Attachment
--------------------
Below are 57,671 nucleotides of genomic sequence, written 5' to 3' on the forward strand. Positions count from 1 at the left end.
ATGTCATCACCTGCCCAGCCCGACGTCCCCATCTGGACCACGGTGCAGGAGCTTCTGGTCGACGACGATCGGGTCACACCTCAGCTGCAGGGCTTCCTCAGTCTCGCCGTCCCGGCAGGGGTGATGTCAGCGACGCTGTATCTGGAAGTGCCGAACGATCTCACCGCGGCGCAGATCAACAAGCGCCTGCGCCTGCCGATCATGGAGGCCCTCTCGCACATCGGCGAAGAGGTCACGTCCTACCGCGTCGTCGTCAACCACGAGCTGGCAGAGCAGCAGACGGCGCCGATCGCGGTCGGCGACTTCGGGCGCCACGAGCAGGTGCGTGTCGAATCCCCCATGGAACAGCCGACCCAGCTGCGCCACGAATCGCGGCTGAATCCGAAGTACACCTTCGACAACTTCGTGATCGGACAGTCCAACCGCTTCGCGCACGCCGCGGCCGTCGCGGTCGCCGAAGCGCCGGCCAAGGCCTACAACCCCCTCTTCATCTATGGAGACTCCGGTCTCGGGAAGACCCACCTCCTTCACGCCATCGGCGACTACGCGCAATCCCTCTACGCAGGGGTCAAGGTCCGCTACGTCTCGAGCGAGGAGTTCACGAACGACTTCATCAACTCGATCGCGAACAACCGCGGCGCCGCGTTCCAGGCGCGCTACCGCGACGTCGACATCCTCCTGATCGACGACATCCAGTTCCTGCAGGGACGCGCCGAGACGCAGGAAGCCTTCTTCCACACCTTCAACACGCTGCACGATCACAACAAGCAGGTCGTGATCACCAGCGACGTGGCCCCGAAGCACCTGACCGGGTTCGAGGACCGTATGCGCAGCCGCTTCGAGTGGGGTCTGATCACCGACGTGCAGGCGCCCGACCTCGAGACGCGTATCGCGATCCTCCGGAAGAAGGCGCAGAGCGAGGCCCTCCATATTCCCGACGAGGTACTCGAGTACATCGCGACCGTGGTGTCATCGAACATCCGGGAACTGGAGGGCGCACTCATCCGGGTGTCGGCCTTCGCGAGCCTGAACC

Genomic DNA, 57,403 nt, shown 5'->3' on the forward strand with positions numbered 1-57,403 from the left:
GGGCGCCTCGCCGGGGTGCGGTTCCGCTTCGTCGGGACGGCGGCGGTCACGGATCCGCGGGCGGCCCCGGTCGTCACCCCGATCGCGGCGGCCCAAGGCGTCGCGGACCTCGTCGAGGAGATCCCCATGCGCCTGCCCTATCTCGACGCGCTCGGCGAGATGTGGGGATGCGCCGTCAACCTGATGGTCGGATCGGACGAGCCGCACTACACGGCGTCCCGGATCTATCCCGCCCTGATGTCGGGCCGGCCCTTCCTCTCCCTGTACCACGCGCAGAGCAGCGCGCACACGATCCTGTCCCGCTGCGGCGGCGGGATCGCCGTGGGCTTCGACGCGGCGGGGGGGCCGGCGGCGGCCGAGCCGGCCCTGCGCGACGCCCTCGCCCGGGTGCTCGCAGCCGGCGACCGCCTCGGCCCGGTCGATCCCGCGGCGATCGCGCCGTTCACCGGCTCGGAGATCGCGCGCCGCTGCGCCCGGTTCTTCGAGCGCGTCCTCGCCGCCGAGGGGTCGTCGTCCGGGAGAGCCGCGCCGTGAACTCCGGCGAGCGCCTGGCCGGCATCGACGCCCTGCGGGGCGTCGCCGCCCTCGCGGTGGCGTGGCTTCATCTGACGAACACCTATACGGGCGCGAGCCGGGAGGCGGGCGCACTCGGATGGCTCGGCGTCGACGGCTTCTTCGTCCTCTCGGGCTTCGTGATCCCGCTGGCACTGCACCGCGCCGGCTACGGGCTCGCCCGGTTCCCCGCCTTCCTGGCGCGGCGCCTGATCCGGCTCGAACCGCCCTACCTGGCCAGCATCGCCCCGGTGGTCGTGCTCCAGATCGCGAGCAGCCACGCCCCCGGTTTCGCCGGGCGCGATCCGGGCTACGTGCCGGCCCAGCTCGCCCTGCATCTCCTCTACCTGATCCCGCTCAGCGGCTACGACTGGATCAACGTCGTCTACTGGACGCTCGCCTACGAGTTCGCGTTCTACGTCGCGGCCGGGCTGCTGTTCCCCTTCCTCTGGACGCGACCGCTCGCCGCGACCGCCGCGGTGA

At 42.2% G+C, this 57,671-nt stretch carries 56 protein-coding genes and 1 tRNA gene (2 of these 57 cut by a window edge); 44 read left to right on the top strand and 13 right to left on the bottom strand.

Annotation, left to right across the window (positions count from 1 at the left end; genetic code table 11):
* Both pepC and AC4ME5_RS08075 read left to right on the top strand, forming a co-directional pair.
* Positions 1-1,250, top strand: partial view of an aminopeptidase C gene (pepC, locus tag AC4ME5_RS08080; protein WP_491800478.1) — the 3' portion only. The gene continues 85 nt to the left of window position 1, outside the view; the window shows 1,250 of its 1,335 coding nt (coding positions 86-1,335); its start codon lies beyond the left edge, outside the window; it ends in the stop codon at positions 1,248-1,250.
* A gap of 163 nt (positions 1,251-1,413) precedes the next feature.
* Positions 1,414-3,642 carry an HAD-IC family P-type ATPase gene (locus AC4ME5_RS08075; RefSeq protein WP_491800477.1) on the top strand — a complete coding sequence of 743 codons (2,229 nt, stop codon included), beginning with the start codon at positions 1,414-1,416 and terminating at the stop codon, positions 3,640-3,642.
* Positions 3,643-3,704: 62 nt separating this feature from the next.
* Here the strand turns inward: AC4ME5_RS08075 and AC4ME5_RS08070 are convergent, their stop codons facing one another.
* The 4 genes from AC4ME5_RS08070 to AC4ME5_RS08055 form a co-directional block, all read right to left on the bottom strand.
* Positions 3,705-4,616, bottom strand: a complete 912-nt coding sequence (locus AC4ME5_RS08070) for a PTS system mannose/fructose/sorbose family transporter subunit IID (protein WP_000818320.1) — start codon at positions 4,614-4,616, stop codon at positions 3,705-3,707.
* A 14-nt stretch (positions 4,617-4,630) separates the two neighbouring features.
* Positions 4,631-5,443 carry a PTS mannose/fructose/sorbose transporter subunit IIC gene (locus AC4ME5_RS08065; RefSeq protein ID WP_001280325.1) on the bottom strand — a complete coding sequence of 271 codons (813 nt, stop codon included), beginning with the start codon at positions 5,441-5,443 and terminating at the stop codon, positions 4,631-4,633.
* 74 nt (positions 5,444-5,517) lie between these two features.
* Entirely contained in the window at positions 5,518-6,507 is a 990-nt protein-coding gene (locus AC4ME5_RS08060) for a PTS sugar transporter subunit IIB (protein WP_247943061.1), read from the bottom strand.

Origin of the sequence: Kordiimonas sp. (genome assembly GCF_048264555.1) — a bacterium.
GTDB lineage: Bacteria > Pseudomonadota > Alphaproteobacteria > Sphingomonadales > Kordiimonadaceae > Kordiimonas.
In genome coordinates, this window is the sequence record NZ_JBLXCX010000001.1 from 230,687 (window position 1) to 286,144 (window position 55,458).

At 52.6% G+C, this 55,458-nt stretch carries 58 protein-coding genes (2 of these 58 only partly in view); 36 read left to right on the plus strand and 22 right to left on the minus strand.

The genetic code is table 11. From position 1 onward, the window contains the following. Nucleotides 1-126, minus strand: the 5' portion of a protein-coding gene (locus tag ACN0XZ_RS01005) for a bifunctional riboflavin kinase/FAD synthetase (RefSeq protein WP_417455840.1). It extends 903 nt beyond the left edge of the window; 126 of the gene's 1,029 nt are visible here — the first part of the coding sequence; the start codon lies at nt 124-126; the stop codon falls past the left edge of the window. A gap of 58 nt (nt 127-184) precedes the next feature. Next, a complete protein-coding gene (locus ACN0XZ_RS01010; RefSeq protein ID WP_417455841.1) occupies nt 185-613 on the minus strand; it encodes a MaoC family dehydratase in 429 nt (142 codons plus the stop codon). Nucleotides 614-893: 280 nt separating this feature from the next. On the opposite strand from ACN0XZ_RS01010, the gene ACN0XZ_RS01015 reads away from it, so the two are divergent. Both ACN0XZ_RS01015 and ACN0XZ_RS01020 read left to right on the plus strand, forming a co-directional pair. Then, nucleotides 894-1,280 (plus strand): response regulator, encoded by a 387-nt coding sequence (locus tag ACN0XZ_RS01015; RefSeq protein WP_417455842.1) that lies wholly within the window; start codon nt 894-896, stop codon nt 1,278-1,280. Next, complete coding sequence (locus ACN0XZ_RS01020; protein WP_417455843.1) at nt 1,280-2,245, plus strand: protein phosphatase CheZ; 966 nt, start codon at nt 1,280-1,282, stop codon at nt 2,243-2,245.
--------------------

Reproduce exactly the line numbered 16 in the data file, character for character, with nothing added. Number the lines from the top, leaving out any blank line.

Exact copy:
* Positions 4,631-5,443 carry a PTS mannose/fructose/sorbose transporter subunit IIC gene (locus AC4ME5_RS08065; RefSeq protein ID WP_001280325.1) on the bottom strand — a complete coding sequence of 271 codons (813 nt, stop codon included), beginning with the start codon at positions 5,441-5,443 and terminating at the stop codon, positions 4,631-4,633.